– Beware, lest any man spoil you through philosophy, and vain deceit – after the tradition of men, after the rudiments of the world – and not after Christ. – Colossians 2:8

Customs are widely accepted ways and beliefs of doing things – specific to particular places or people.  Tradition is transmitting such customs down through the years – so they are carried on after we’re gone.  In Scripture, the Pharisees didn’t seem pleased when the disciples wouldn’t wash their hands – like their elders did – before eating bread. It was customary and traditional to do so – and they didn’t.

When they asked Jesus about it, the Son of man said  “Why do you also transgress the commandments of God by your traditions?  Isaiah has prophesied well of you, saying,’ These people draw nigh unto Me with their mouth, and honor Me with their lips – but their hearts are far from Me.’  But they worship Me in vain – teaching for doctrine the commandments of men (Matthew 15:1-3, 7-9). ”

Just because we’re accustomed to customs – doesn’t mean it’s acceptable to God.  We could just be trapped in tradition – still trying to find His truth.  Our tongues can be talking about one thing – but our hearts could be harboring something else.  The Pharisees were really good at appearing religiously good outwardly – perhaps as tradition had taught them to be – but Jesus knew they were hypocrites inside, full of ravening and wickedness (Luke 11:37-44).

Saul of Tarsus – who would become the apostle Paul – was a Jew brought up according to the perfect manner of Moses’ law (Acts 22:3). As Paul, he would later declare that during his days as Saul – he thought to do things contrary to Jesus of Nazareth (Acts 26:9). Christianity was considered a sect at his time – of which he would later be accused as being the ringleader of – and a threat to the traditional Jewish way of doing things (Acts 22:3, Acts 24:5, Acts 28:22).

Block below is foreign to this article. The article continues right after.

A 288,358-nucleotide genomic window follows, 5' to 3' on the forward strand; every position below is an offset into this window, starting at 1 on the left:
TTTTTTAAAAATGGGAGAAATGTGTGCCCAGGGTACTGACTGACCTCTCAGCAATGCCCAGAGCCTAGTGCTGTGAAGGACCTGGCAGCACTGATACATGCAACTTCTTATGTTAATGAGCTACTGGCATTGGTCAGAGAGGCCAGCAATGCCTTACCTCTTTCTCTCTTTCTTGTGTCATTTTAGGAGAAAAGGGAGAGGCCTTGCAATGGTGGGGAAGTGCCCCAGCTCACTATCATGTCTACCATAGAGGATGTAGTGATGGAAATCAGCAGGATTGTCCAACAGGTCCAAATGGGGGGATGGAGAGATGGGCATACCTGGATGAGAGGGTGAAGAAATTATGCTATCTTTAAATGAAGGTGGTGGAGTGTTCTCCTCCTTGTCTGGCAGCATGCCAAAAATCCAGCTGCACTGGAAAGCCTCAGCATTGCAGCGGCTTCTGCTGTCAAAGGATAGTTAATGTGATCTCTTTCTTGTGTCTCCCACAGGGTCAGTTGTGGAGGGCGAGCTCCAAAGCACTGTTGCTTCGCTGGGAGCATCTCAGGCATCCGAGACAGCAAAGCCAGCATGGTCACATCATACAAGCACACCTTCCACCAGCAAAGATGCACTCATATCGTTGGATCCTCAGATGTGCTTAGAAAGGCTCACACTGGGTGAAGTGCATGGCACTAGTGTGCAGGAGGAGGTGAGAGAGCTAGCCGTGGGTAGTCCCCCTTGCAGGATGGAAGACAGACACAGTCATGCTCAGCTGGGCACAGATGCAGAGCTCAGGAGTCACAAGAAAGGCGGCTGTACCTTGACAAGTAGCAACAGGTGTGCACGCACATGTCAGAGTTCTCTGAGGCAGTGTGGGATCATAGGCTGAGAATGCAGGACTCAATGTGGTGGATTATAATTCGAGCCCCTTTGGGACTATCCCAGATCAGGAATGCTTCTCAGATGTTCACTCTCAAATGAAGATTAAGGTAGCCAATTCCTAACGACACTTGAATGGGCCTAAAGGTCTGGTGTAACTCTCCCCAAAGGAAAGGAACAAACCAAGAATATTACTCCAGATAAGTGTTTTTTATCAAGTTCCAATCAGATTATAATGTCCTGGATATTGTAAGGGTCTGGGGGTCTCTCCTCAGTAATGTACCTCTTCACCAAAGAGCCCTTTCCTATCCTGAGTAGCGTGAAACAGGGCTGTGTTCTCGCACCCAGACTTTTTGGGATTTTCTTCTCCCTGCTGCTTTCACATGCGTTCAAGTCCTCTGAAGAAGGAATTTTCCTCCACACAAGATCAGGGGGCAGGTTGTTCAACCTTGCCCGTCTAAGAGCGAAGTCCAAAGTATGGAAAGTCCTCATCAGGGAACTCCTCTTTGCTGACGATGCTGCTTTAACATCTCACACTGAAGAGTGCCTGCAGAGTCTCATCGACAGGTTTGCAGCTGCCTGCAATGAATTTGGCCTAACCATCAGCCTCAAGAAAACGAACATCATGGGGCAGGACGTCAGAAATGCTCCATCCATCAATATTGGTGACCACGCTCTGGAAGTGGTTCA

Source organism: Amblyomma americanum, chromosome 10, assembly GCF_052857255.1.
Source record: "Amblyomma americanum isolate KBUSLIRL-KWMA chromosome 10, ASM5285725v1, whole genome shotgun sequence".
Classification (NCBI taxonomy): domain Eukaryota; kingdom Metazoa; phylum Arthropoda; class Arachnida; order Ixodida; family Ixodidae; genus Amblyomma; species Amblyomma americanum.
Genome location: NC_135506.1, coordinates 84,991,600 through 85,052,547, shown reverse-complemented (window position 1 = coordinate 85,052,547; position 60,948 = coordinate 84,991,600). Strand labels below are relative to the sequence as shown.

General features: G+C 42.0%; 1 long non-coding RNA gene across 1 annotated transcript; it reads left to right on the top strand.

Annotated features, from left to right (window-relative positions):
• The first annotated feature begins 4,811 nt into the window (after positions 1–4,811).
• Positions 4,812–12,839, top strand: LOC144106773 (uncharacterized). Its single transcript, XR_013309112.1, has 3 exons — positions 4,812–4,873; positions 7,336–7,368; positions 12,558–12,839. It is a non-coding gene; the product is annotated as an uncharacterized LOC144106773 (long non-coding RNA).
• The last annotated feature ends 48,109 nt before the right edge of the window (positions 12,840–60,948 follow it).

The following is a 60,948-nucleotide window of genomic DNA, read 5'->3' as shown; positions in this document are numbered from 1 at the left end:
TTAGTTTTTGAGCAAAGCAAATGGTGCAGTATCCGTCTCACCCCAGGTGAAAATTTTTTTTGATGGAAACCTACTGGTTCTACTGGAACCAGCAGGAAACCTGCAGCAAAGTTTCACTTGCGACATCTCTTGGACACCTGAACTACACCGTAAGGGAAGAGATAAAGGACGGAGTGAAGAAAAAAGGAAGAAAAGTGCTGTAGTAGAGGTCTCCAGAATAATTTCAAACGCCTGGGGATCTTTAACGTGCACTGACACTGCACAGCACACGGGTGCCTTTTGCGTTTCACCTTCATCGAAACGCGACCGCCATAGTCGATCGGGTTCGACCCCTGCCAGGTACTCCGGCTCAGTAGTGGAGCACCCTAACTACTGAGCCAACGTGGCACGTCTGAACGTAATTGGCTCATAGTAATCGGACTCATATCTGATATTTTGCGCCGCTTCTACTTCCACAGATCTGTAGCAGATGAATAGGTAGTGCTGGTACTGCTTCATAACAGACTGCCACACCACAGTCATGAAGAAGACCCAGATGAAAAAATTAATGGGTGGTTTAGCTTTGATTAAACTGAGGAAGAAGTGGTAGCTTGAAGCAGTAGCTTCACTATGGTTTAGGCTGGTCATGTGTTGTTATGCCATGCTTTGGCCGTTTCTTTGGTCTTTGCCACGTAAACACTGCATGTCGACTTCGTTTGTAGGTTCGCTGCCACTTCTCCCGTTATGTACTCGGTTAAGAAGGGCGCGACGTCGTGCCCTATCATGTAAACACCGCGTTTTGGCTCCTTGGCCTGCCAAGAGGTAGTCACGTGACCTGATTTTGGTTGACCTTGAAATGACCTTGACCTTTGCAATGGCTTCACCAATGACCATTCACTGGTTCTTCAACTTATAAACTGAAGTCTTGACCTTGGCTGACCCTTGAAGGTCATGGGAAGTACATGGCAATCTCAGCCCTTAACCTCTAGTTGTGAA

Customs and tradition can easily birth factions and sects within any religion – where everyone may believe they’re doing the right thing in their own eyes (1 Chronicles 13:4) – but wrong in God’s eyes.  When Saul of Tarsus went around – rounding up these new Christians for punishment and imprisonment – he believed he was doing the right thing, being zealous towards God in this manner (Acts 22:3-5).  He wasn’t  – he was persecuting Christ (Acts 22:6-8).

Upsetting long-standing ways of doing things in life – can be very upsetting.  It usually happens when we’re born again of the Holy Spirit – and we start learning the ways of God’s Word, and unlearning our worldly ways.  When St. Stephen – the first Christian martyr – went around speaking God’s wisdom from the Holy Spirit inside him, false witnesses were set up against up him.  He was accused of speaking blasphemous words against Moses and God (Acts 6:8-11).

They claimed Stephen had said Jesus was going to destroy their holy places – and change the customs Moses has delivered unto them (Acts 6:13-15).  Although they are vain (lead verse), Christ didn’t come to change or destroy our customs   Jesus told the disciples to observe whatever the Pharisees bid them to observe. But, not to follow their works.  They would say and not do – unless they had an audience (Matthew 23:1-5, Galatians 6:4).

We observe days, months, times, and years – but God has not suffered us to do so (Deuteronomy 18:14, Galatians 4:10).  Our Father does not operate according to our concept of time (Psalm 90:4, 2 Peter 3:8).  Our observances are not obedience.  They are tied to a calendar.  We celebrate certain customs and traditions at regularly scheduled times throughout the months – repeating them year after year.